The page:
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Jim Walker: Just turn INTO the skid of life

Don't Take Me Seriously

Posted: January 13, 2012 1:55 a.m.
Updated: January 13, 2012 1:55 a.m.
 

Here in Southern California, we don’t get much opportunity to drive in snow, and so our opportunities to get into skids are also reduced. Consequently, while we can certainly get into a skid as a result of rain-slicked roads, or, you know, just through our own dumb driving, in SoCal, skid advice might be better considered as a metaphor for life management.

Herein, we use it as such.

According to Edmunds.com, “Unless you have been trained in how to respond to a snow- or ice-induced skid, you will invariably succumb to what the experts call ‘target fixation.’ That is: focusing on your impending doom instead of taking proper evasive action. This will result in a crash.”

Does this sound like your modus operandi in life, my friends?

Also, according to Edmunds.com, when you find yourself in a skid, “You have to go against your natural tendencies. You need to turn into the skid. And you also need to accelerate.”

So, basically, as we are considering it here, this advice means that, to change your unhappy life circumstances, you must first stop morbidly focusing on your problems, and, second, go against your natural tendencies to respond to problems, which have never served you well in the past, anyway, and, third, you need to put the pedal to the metal in a more constructive direction.

Let’s look at these actions separately:

 

Avoid target fixation

When you suddenly realize the big freight train of life is barreling down on you, the worst thing you can do is watch in helpless fascination as it approaches. If you can keep your wits about you, sometimes all you have to do is step off the tracks, bro. Acting like a deer in headlights will only turn you into venison.

Avoiding target fixation might include doing such things as getting your resume together the day you realize your boss is dating your rival — or quietly slipping out of the house the instant you see your wife burn her hair with the flat iron.

Now, even worse than helplessly watching doom approach is creating a “self-fulfilling prophecy,” in which you dwell so hard on the possibility of something bad happening that you actually cause it to happen. In this category would be things such as accusing your partner of cheating so often that you drive him or her into the arms of another — or imagining you have a brain tumor so hard you pop a vein under your skull.

 

Try a new approach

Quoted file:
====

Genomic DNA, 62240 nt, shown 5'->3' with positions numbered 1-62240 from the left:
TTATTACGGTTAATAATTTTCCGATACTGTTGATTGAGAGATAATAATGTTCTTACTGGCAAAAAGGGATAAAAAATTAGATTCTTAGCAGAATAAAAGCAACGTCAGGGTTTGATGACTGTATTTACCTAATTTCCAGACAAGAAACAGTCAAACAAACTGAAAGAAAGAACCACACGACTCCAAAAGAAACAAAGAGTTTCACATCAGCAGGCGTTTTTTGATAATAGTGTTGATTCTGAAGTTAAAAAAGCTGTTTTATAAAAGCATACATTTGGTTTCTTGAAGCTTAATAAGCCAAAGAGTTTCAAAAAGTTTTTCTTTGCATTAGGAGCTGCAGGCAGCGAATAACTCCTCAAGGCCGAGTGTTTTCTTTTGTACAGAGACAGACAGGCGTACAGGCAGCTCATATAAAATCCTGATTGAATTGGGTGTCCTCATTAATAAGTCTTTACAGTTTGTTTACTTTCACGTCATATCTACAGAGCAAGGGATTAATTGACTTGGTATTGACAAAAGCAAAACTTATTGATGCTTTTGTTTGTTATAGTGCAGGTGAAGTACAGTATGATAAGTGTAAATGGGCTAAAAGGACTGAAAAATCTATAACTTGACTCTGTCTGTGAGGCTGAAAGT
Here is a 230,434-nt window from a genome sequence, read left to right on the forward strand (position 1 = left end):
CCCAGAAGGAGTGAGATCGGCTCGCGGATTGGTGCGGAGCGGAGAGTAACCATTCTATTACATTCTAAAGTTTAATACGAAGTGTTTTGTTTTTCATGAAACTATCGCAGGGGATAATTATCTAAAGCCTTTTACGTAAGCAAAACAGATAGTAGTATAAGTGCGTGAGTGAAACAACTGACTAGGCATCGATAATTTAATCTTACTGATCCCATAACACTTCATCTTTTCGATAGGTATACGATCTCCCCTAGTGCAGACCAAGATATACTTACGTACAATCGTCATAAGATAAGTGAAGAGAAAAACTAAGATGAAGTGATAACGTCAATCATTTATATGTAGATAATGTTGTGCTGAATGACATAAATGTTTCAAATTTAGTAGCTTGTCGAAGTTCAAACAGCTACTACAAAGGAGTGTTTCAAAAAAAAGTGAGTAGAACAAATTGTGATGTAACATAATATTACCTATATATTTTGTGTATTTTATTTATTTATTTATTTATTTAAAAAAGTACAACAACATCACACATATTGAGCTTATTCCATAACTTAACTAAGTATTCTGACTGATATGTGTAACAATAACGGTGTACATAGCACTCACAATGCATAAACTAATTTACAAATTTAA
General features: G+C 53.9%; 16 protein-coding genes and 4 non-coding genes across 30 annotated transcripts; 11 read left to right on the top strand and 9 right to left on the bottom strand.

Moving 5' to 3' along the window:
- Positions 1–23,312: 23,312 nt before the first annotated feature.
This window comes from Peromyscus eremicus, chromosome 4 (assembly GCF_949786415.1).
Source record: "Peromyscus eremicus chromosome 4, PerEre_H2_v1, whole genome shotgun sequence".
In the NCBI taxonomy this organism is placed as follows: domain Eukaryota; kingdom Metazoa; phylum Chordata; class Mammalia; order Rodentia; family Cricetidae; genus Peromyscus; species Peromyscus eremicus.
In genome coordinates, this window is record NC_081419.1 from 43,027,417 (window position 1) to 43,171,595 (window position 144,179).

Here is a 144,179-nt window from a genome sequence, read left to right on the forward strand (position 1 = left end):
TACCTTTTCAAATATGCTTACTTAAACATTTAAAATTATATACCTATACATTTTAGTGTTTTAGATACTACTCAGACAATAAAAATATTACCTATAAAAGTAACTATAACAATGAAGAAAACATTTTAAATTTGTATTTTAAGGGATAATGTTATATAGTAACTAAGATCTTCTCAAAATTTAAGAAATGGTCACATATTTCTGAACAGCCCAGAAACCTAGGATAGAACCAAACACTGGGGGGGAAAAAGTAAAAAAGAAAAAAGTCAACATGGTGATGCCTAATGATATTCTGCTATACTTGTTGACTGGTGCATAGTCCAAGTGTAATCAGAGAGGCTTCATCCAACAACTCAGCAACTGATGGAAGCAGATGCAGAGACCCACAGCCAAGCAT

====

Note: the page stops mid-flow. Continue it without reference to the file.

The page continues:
In most cases, the difficulties and impending dooms of life are a result of our own actions — self-defeating actions that may be habitual and almost instinctive, such as dating beautiful (i.e., selfish) women … or rooting for the UCLA Bruins football team.

Much better would be to date women who need a green card, because they will at least treat you like a king for awhile … and to root for the arch-rival Trojans. They win most of the time, anyway, and, if they lose, well, you hate ’em, so ’t’sallgood.

 

Step on the gas

As the song lyrics go:

“If you’re goin’ through hell, keep on goin’.

“Don’t slow down, if you’re scared don’t show it.

“You might get out before the devil even knows you’re there.”

The idea here is that, if you focus on the solution, the way out, so to speak, and step on the gas, you just might leave all the crappola behind you.

For example, instead of playing the victim, begging and waiting endlessly for a loan modification, much better would be to let them take the old shack and join in the class-action lawsuit against your lender later.

Besides, you meet the nicest people on the street, I can tell you.

And if your column isn’t quite working … just write faster, pal, and make a run for it.

And so, for some reason, I leave you with these well known, positivity-inducing lines:

Watch your thoughts, they become words.

Watch your words, they become actions.

Watch your actions, they become habits.

Watch your habits, they become your character.

Watch your character, it becomes your destiny.

Blah, blah, blah. Destiny is overrated.

Comment at jwalker@the-signal.com or Twitter at  http://Twitter.com/DontSeriously.

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